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Crossrail workers discover 5,000 human remains in burial ground in Liverpool Street

Posted at 1:15 pm, February 12, 2015 in News
Archaeological finds at Bed

Crossrail isn’t just providing us with a new means of transport, it has also unearthed some fascinating London history.

New Crossrail research has identified the names and backgrounds of a whopping 5,000 remains discovered in the Bedlam burial ground in Liverpool Street. So far identified amongst the bones lie victims of the plague, a notorious criminal that was murdered by the mob, and even a Lord Mayor. Just recently they’ve found a plague tombstone dating back to 1665.

Buried at Bedlam - Archives

The next lot of digging, dusting and examining begins in March when the team will excavate the other 3,000 skeletons and expose more of London’s history.

It’s a massive archaeology project and so far Crossrail and MOLA (Museum of London Archaeology) has recovered over 10,000 artefacts spanning 55 million years of history. Pretty impressive, no?

Broadgate ticket hall archa

Last June, 16 volunteers created a hugely detailed list of the thousands of people buried at the Bedlam site during the sixteenth and seventeenth centuries. The research suggests that Dr John Lamb, an astrologer and advisor to the First Duke of Buckingham, is among the rubble. The story behind Lamb is that he was accused of rape and black magic, and is said to have been stoned to death by an angry mob outside a theatre way back in 1628. Gripping stuff!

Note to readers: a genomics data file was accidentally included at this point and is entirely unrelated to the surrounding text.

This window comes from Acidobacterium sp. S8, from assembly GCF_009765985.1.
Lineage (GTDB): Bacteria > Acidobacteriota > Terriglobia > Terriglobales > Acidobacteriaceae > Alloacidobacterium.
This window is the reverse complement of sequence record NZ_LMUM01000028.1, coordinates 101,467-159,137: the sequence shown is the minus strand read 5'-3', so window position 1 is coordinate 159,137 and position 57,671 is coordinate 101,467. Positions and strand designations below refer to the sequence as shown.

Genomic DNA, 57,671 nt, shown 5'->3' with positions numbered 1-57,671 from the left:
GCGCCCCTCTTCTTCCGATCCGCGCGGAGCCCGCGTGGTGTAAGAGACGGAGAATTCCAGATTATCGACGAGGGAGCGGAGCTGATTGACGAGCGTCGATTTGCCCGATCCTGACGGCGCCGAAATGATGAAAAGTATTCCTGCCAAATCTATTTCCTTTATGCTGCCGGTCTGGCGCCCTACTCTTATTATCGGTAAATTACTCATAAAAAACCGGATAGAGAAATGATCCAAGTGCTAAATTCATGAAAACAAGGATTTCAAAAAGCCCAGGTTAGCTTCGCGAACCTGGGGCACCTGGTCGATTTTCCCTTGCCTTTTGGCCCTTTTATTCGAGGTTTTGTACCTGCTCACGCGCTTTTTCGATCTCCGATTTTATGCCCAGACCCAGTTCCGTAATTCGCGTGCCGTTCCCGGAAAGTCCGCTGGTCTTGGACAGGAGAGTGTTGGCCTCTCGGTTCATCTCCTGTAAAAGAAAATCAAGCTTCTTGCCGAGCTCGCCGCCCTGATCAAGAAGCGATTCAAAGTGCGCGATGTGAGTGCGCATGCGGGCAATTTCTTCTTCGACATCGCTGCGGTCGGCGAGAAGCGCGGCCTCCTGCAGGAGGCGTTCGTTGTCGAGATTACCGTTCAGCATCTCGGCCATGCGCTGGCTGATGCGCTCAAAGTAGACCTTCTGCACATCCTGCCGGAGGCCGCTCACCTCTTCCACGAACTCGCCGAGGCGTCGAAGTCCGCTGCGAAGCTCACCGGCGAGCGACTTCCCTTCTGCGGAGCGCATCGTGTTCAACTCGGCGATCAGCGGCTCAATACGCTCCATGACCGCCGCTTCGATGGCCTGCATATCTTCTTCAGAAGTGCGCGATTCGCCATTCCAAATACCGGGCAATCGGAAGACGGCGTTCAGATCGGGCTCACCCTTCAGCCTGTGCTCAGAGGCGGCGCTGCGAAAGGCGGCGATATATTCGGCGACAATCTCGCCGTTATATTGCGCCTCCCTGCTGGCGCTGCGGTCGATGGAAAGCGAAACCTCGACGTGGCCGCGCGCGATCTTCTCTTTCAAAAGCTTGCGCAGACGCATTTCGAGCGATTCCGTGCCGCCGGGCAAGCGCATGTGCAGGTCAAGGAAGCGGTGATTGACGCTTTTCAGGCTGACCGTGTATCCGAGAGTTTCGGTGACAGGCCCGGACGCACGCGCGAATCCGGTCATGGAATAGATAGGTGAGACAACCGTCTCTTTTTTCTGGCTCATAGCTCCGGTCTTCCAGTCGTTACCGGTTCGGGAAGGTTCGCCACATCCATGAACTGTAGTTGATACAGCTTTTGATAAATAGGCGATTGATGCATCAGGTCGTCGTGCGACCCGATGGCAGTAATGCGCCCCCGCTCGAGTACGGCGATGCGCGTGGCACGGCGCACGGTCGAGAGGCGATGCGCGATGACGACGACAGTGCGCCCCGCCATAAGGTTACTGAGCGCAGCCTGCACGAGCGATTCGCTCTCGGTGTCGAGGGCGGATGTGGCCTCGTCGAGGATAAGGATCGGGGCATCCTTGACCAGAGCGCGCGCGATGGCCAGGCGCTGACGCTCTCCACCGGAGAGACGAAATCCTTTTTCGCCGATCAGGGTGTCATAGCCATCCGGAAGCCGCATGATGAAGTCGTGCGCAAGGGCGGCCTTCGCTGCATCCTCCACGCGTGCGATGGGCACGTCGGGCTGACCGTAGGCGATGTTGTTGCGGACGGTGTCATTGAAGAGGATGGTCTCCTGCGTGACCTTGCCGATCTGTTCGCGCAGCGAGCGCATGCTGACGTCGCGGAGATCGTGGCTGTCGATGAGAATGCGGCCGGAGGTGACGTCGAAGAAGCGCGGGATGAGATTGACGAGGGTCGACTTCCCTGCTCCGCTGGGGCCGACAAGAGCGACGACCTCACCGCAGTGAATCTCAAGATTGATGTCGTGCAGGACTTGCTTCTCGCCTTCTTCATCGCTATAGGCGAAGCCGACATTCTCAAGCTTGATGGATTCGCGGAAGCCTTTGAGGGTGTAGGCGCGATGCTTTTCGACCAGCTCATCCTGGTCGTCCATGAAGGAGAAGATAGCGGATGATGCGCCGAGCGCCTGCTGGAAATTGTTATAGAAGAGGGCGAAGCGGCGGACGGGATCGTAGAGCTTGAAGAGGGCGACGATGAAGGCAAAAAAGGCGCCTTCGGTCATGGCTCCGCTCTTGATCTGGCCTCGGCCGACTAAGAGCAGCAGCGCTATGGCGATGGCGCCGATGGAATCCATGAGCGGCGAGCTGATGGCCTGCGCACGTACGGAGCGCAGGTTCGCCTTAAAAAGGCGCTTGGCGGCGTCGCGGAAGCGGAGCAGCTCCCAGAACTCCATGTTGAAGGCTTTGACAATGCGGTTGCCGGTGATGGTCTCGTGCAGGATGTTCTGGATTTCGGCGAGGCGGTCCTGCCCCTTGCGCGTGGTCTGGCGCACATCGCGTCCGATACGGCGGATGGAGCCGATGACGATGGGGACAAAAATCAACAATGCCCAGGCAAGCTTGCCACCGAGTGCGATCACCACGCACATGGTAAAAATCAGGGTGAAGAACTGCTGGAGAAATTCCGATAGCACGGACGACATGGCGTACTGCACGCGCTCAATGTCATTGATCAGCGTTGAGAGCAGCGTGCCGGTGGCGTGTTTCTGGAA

The most commonly recorded form of death at the time seems to be the plague, and the Bedlam burial ground was created to help the parishes of 1569 cope with the mass of bodies.

Archaeological finds at Bed

This next dig aims to unearth artefacts from medieval and Roman times. Lead archaeologist at Crossrail, Jay Carver, said: ‘This research is a window into one of the most turbulent periods of London’s past. These people lived through civil wars, the Restoration, Shakespeare’s plays, the birth of modern industry, plague and the Great Fire.’

Those of you wondering what will happen to those poor dug-up souls can be comforted by the knowledge that after the excavation the skeletons are going to be reburied on sacred ground, ready to be unearthed in another few hundred years, probably by futuristic robo equipment.

Take a look at more great Crossrail news here:

Curious about Crossrail? There’s a new exhibition at the London Transport Museum just for you.

Crossrail may make house prices jump by 50 percent.

In pictures: Crossrail tunnels still look like an awesome sci-fi movie

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